I was reading the 2012 paper A tidally destructed massive planet as the progenitor of the two light planets around the sdB star KIC 05807616 about the possible origin of two exoplanets that orbit a subdwarf B star. The researchers suggested that they could have been formed by the fragmentation of the metal core of a gas giant that was orbiting the star while it was still in the main sequence. Just at the moment when it became a red giant and absorbed the planet, which was fragmented by tidal forces when it reached the core.

Here is an excerpt from the summary:

We suggest the following alternative scenario for the formation of the two planets (section 2). A single massive planet of mass $m_P \gtrsim 5M_J$ went through the CE evolution inside the RGB envelope. It spiralled all the way to the center. The released gravitational energy is behind the removal of the stellar envelope, as is commonly the case with CE evolution. The massive planet reached the tidal destruction radius (eq. 1). The gaseous mass of the planet was lost and part of it formed a temporary accretion disk around the core, that now is the EHB star. The metallic core of the massive planet was tidally destructed into several Earth-like bodies immediately after the gaseous envelope was removed. Different bodies had different energy per unit mass. Some of them spiral-in and were further destructed by the core, while other survived at orbital separations of $\gtrsim 1R_⊙$ within the gaseous disk. The bodies interacted with the disk and among themselves and migrated, as planets around young stars do. Two of the bodies survived and reached an almost resonance. These are the observed Earth-like planets.

I infer that at the time the gaseous accretion disk was formed around the core, the planetary nebula was still in formation, since the high temperatures of the core must have ionized the surrounding gas, at least for a few thousand years.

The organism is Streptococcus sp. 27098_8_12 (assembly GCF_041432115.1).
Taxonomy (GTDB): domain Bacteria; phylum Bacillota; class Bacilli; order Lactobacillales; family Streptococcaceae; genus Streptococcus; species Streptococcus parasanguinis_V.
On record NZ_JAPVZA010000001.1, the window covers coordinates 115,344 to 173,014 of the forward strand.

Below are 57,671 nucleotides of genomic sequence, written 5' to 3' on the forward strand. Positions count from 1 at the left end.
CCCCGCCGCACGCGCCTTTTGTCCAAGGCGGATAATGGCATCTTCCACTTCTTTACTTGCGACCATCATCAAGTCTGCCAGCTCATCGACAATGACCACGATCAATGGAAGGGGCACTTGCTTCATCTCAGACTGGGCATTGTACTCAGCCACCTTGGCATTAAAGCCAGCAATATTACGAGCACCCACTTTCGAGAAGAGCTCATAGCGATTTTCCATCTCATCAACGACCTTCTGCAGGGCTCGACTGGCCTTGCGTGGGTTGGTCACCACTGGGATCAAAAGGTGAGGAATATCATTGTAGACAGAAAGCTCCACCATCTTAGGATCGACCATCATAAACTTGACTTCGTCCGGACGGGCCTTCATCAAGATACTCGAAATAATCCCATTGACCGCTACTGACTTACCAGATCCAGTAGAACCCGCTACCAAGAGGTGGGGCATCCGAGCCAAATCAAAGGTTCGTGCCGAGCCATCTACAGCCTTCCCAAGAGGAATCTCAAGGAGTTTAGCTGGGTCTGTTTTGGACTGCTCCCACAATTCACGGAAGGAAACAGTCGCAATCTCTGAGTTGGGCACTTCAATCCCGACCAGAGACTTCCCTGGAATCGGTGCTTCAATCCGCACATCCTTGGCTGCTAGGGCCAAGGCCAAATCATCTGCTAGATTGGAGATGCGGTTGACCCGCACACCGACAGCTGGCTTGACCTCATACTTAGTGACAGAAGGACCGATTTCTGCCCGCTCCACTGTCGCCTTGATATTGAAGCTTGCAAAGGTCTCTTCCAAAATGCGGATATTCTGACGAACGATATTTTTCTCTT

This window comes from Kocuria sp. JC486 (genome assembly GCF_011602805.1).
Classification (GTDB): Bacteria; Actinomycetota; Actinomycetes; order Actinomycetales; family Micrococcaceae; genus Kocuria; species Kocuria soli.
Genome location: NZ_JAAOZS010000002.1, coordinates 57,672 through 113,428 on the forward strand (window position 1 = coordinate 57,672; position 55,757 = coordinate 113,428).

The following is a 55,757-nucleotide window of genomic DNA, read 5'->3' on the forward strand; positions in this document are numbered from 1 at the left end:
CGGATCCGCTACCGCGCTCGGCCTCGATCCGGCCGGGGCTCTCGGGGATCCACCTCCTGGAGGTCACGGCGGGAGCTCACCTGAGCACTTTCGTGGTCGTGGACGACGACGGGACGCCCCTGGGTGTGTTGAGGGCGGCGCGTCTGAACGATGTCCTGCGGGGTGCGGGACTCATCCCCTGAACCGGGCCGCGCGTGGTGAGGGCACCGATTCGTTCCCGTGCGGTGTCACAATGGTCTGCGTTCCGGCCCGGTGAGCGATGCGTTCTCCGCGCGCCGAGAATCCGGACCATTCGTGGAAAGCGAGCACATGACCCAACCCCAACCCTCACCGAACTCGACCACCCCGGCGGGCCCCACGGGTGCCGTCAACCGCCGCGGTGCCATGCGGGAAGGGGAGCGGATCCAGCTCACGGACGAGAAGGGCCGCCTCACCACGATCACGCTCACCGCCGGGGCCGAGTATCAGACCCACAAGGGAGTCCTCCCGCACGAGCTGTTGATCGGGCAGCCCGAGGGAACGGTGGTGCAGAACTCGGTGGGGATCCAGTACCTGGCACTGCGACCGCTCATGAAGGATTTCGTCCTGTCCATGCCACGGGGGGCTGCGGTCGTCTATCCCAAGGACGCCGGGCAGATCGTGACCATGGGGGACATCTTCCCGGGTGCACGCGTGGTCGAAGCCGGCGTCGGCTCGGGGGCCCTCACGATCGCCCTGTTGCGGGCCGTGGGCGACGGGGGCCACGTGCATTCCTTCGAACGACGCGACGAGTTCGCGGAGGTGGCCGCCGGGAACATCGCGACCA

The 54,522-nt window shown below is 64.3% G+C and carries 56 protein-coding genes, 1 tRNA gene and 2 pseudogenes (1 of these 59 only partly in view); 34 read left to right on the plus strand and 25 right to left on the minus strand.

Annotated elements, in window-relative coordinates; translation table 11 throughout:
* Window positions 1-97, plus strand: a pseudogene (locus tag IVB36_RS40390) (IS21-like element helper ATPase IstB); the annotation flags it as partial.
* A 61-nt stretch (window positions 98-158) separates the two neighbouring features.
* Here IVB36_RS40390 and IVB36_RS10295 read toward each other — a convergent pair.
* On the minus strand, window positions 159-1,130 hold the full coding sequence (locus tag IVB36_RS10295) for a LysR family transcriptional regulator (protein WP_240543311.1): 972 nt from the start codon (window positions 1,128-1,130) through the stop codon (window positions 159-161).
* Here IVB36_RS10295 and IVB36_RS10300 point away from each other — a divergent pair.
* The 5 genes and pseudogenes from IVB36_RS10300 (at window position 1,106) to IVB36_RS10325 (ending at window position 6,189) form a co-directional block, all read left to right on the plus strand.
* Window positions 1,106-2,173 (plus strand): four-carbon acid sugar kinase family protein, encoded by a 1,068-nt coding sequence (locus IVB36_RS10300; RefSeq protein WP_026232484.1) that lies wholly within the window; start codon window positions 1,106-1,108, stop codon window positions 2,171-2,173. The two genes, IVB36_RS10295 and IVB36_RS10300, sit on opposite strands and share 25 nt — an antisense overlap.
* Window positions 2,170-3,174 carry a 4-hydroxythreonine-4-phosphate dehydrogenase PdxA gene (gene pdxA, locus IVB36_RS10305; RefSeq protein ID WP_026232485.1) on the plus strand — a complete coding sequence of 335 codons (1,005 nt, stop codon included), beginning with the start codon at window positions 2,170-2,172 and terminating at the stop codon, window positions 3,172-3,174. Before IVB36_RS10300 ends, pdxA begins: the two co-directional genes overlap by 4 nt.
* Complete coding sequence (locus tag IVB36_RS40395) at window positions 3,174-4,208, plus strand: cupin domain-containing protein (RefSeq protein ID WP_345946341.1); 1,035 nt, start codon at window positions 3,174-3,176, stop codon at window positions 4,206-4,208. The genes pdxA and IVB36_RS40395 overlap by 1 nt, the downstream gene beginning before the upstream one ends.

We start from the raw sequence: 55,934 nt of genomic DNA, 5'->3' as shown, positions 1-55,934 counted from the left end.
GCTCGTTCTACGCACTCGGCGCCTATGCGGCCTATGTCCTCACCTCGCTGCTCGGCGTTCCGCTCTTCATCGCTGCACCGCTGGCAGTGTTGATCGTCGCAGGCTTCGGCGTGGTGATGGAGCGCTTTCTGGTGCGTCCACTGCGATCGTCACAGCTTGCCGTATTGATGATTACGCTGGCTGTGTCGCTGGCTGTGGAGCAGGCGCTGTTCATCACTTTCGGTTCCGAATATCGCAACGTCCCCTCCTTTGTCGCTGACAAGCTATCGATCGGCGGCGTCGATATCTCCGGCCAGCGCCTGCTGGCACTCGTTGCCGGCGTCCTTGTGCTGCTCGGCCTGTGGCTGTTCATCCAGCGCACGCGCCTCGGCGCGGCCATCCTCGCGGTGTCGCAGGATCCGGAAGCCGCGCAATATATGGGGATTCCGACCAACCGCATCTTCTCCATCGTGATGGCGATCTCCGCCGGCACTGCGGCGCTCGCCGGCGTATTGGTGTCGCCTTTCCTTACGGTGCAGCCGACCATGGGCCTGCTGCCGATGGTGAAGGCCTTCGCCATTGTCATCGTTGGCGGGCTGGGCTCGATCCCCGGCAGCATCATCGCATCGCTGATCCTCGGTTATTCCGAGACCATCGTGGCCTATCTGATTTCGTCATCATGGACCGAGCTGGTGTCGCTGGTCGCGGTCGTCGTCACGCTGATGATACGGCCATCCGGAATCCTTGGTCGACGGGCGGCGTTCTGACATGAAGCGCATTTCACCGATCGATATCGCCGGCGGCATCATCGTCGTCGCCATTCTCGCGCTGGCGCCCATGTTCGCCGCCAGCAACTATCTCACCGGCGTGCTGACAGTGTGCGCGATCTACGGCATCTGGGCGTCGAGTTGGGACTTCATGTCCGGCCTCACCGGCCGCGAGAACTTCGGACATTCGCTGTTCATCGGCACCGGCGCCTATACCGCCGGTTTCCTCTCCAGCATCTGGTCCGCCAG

I understand that the gas that is expelled from the interior of a dying star in its red giant phase does so at several kilometers per second. My question is: why the gaseous accretion disk that formed around the core was not immediately ejected into space as was the case with the gas from the nascent planetary nebula? Why was it gravitationally tied to the core while the surrounding gas was escaping from gravity?


1 Answer 1


The surrounding gas has already escaped, mostly during the thermal pulsation phase of the AGB progenitor. A common envelope phase just accelerates that process.

The envelope is relatively easy to remove (at only a few km/s as you say) because it escapes from a position a long way (several au) from the centre of the star where gravity is weak and is driven by radiation pressure acting on dust that can form in these cool outer regions.

In contrast, the gas stripped by tidal disruption of the planet is close to the core of the star, which is only a few thousand km in radius. The escape velocity there will be thousands of km/s and the gas will be fully ionised and comparatively transparent to radiation and hence radiative acceleration.


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